Whitby’s "Snakestones" and the legend of St.Hilda
I have loved fossil hunting since being a child and over the years with my kids I have spent hours scouring the beaches around Staithes and Whitby for the remains of long forgotten sea creatures which lived in a warm shallow sea during the Jurassic.
The grey alum shales at the foot of the cliffs around Whitby date to about 200 million years ago and are very productive for finding ammonites, belemnites and if you are lucky bones of long extinct sea monsters such as Ichthyosaurs and plesiosaurs.
Ammonites are probably the most common fossil around Whitby, their distinctive coiled shape being easy to identify.
But what were ammonites?
They were actually a type of mollusc and classed as cephalopod (their nearest living ancestor is probably the nautilus), but they come from the same family as octopus, squid and cuttlefish, they are basically tentacled creatures but without a shell.
Ammonites would float around, using the chambers of their shell for buoyancy. The creature would live in the last chamber using it’s tentacles to ensnare food and jet propel through the Jurassic seas.
The fossilised remains of ammonites were a mystery to early settlers around Whitby. Before science came up with an answer, these mysterious items created their own folklore.
Because of their round, curved shape, they resembled coiled snakes and so throughout history they have been referred to as “snakestones”.
During Saxon times, a high ranking Northumbrian woman Hilda was tasked with founding an Abbey at Whitby. Hilda or Hild was eventually to be made a Saint and the legend of one of her miracles certainly helped her cause.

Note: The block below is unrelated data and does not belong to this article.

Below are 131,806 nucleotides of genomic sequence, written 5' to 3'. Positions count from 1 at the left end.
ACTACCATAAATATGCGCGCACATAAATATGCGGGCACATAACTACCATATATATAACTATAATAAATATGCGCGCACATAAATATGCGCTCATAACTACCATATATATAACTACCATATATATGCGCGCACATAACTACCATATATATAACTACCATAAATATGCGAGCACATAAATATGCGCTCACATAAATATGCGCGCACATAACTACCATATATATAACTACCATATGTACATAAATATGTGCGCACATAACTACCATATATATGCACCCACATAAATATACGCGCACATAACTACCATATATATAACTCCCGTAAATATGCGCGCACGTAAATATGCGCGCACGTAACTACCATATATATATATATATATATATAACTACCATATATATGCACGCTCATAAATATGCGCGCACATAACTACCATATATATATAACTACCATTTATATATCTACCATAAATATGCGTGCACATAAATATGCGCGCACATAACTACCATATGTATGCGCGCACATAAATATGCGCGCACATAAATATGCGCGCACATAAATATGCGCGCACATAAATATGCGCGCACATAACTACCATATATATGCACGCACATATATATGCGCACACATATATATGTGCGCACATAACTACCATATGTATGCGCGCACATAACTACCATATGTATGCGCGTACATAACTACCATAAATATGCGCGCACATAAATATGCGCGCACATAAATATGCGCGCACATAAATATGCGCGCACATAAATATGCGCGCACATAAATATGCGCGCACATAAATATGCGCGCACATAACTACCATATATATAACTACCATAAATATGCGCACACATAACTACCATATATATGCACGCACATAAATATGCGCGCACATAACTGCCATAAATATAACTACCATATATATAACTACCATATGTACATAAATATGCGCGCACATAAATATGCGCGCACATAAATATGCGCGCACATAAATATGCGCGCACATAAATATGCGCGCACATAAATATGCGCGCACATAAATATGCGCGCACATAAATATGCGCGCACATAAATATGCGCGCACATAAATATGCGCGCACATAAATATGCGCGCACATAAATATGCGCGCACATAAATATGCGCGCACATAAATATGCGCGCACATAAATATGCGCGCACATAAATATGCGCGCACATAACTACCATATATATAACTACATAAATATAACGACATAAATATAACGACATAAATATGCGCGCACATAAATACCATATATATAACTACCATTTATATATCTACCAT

The story goes that when she arrived in Whitby in the 7th century , the town was over-run with snakes. During these Saxon times it is worth noting that Whitby was known as Streonshalh and that snakes were seen as associated with the devil and therefore evil.
Before the holy Abbey could be built, the area had to be cleared of snakes. The story goes that Abbess Hilda cast a spell and turned all the snakes into stone before throwing them off the edge of the cliff.
This feat was immortalised by Sir Walter Scott in his poem Marmion
When Whitby's nuns exalting told, Of thousand snakes, each one Was changed into a coil of stone, When Holy Hilda pray'd: Themselves, without their holy ground, Their stony folds had often found.
Whitby’s Coat of Arms
The coat of arms of Whitby features 3 Ammonites. I once had a family from Australia over on an Ancestry tour and their surname was Whitby.
They wanted to see and learn about Whitby and understand what ammonites actually were. They were delighted when we found a rucksack full of the fossils at Saltwick Bay just south of Whitby!
The Victorian Tourist Trade
When the railway came to Whitby it opened up Whitby to mass tourism in Victorian times. Polished Whitby jet – a black stone found in the same Jurassic rocks as ammonites and formed from fossilised monkey puzzle trees was a popular purchase for tourists.
But enterprising Victorians also found that by carving snakes heads onto ammonite fossils made them much more valuable.
These fake heads really do make the coiled fossils look like the “snakestones” which they had been named.
As Victorian naturalists started understanding fossils and ammonites in more detail, one of the two main types of ammonite found in the Jurassic shales around Whitby was given the name Hildaceras in 1876 by the US Palaeontologist Alpheus Hyatt in a nod to St.Hilda.
I’m lucky enough to have picked up a couple of the Victorian snakestones on Ebay over the years and they have become sought after collectors items. But, I think it is a great historical item to have – encompassing a history from 200 million years ago in the Jurassic to the 600’s of Saxon Britain and the advent of Victorian tourism in the 1800's.